Few studies simultaneously investigated lipids and lipoprotein biomarkers as predictors of ischemic stroke. The value of these biomarkers as independent predictors of ischemic stroke remains controversial.
We conducted a prospective nested case-control study among postmenopausal women from the Women’s Health Initiative Observational Study to assess the relationship between fasting lipids (total cholesterol, LDL-C, HDL-C, and triglycerides), lipoproteins (LDL, HDL and VLDL particle number and size, IDL particle number, and lipoprotein [a]) and risk of ischemic stroke. Among women free of stroke at baseline, 774 ischemic stroke patients were matched according to age and race to controls using a 1:1 ratio.
In bivariate analysis, baseline triglycerides (P<0.001), IDL particles (P<0.01), LDL particles (P<0.01), VLDL triglyceride (P<0.001), VLDL particles (P<0.01), VLDL size (P<0.001), LDL size (P=0.03), and total/HDL cholesterol ratio (P<0.01) were significantly higher among women with incident ischemic stroke, while levels of HDL-C (P<0.01) and HDL size (P<0.01) were lower. No significant baseline difference for total cholesterol (P=0.15), LDL-C (P=0.47), and lipoprotein (a) (P=0.11) was observed. In multivariable analysis, triglycerides, (OR for the highest vs lowest quartile, 1.56; 95% CI, 1.13-2.17, P for trend =0.02), VLDL size (OR 1.59, 95% CI, 1.10-2.28, P for trend =0.03) and IDL particle number (OR 1.46, 95% CI, 1.04-2.04, P for trend =0.02) were significantly associated with ischemic stroke.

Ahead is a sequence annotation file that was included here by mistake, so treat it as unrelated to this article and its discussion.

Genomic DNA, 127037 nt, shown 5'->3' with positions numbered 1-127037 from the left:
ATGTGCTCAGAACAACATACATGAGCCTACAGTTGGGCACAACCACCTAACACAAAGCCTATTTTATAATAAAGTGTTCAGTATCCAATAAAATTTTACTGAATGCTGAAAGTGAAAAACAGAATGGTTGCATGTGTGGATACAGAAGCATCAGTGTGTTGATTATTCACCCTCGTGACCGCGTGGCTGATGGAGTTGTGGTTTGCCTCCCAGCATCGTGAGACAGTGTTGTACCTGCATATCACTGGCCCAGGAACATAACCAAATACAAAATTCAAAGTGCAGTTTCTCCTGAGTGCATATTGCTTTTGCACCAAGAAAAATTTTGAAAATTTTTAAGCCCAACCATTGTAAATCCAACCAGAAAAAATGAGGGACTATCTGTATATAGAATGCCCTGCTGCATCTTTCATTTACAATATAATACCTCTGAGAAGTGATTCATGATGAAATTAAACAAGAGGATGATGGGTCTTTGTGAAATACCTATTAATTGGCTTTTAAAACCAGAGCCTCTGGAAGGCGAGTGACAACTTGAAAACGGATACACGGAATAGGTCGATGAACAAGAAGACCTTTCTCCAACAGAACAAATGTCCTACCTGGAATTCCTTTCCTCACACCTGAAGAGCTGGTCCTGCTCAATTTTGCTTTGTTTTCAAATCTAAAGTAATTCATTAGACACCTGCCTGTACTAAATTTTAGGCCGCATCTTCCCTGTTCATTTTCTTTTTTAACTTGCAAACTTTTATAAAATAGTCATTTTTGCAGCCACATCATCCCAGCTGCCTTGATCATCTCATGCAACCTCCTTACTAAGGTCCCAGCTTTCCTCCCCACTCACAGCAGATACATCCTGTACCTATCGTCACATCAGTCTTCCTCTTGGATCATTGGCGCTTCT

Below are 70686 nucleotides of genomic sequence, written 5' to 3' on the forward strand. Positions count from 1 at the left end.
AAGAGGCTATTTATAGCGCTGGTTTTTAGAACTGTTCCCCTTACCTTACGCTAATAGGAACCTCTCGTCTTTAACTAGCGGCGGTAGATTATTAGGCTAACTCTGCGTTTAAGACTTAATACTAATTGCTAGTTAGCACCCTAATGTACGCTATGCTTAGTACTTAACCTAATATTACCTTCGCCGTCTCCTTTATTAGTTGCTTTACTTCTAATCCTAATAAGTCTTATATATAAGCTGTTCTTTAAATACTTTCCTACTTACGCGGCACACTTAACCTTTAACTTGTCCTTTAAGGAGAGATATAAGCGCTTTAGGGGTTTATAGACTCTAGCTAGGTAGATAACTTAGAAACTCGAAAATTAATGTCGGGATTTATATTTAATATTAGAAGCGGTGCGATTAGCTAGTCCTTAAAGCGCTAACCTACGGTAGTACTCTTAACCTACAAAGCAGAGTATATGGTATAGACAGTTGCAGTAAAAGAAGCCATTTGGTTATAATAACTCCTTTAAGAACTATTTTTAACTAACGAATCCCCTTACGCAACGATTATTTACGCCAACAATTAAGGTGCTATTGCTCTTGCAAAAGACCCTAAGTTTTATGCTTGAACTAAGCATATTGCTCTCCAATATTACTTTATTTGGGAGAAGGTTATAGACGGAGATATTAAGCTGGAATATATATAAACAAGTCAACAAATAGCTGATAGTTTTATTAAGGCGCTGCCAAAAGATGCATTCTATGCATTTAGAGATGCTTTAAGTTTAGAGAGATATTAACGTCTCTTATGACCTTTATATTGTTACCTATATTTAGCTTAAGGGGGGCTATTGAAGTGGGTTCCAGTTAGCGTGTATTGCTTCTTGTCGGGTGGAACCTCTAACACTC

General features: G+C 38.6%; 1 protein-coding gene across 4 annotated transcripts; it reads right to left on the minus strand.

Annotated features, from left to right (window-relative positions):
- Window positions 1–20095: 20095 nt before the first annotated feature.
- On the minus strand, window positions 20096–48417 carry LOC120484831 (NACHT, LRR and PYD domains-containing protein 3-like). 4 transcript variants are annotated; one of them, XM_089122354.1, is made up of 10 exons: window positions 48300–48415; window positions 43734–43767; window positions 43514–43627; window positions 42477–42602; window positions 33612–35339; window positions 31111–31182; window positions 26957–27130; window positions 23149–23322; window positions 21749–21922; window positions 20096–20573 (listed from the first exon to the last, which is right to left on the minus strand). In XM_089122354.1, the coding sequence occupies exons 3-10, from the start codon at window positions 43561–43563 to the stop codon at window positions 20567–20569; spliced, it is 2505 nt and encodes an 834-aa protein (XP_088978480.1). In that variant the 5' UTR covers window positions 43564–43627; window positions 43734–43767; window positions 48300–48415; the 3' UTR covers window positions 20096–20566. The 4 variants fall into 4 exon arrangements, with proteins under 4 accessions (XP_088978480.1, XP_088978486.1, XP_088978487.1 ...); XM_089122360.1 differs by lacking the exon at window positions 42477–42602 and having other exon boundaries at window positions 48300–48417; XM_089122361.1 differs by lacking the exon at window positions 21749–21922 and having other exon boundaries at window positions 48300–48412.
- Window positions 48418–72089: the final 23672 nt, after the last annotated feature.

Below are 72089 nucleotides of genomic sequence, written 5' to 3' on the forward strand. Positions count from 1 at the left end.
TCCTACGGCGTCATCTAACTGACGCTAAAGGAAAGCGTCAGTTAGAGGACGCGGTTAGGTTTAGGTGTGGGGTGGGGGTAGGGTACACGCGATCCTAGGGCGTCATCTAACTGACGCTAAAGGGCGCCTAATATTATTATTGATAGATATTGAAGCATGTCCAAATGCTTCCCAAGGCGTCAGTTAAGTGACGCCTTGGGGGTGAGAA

Among a panel of lipid and lipoprotein biomarkers, baseline triglycerides, VLDL size and IDL particle number were significantly associated with incident ischemic stroke in postmenopausal women.